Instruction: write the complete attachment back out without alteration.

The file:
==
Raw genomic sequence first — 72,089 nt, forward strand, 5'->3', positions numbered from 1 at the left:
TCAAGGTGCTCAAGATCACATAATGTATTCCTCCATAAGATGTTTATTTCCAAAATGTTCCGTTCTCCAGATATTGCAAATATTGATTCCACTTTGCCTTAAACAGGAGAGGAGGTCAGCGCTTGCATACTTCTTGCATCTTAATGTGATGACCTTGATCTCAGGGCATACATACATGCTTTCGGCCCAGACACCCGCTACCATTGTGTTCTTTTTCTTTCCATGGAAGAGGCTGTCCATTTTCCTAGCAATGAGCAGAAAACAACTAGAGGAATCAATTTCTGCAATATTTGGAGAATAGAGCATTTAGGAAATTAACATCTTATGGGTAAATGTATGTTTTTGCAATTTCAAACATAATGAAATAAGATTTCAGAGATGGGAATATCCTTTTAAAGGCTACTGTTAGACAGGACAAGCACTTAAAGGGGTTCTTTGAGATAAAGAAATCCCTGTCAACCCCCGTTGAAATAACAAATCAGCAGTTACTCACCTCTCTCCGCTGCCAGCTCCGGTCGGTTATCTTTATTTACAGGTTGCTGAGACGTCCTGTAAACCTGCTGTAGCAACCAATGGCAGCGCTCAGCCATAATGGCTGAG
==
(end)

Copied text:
Raw genomic sequence first — 72,089 nt, forward strand, 5'->3', positions numbered from 1 at the left:
TCAAGGTGCTCAAGATCACATAATGTATTCCTCCATAAGATGTTTATTTCCAAAATGTTCCGTTCTCCAGATATTGCAAATATTGATTCCACTTTGCCTTAAACAGGAGAGGAGGTCAGCGCTTGCATACTTCTTGCATCTTAATGTGATGACCTTGATCTCAGGGCATACATACATGCTTTCGGCCCAGACACCCGCTACCATTGTGTTCTTTTTCTTTCCATGGAAGAGGCTGTCCATTTTCCTAGCAATGAGCAGAAAACAACTAGAGGAATCAATTTCTGCAATATTTGGAGAATAGAGCATTTAGGAAATTAACATCTTATGGGTAAATGTATGTTTTTGCAATTTCAAACATAATGAAATAAGATTTCAGAGATGGGAATATCCTTTTAAAGGCTACTGTTAGACAGGACAAGCACTTAAAGGGGTTCTTTGAGATAAAGAAATCCCTGTCAACCCCCGTTGAAATAACAAATCAGCAGTTACTCACCTCTCTCCGCTGCCAGCTCCGGTCGGTTATCTTTATTTACAGGTTGCTGAGACGTCCTGTAAACCTGCTGTAGCAACCAATGGCAGCGCTCAGCCATAATGGCTGAG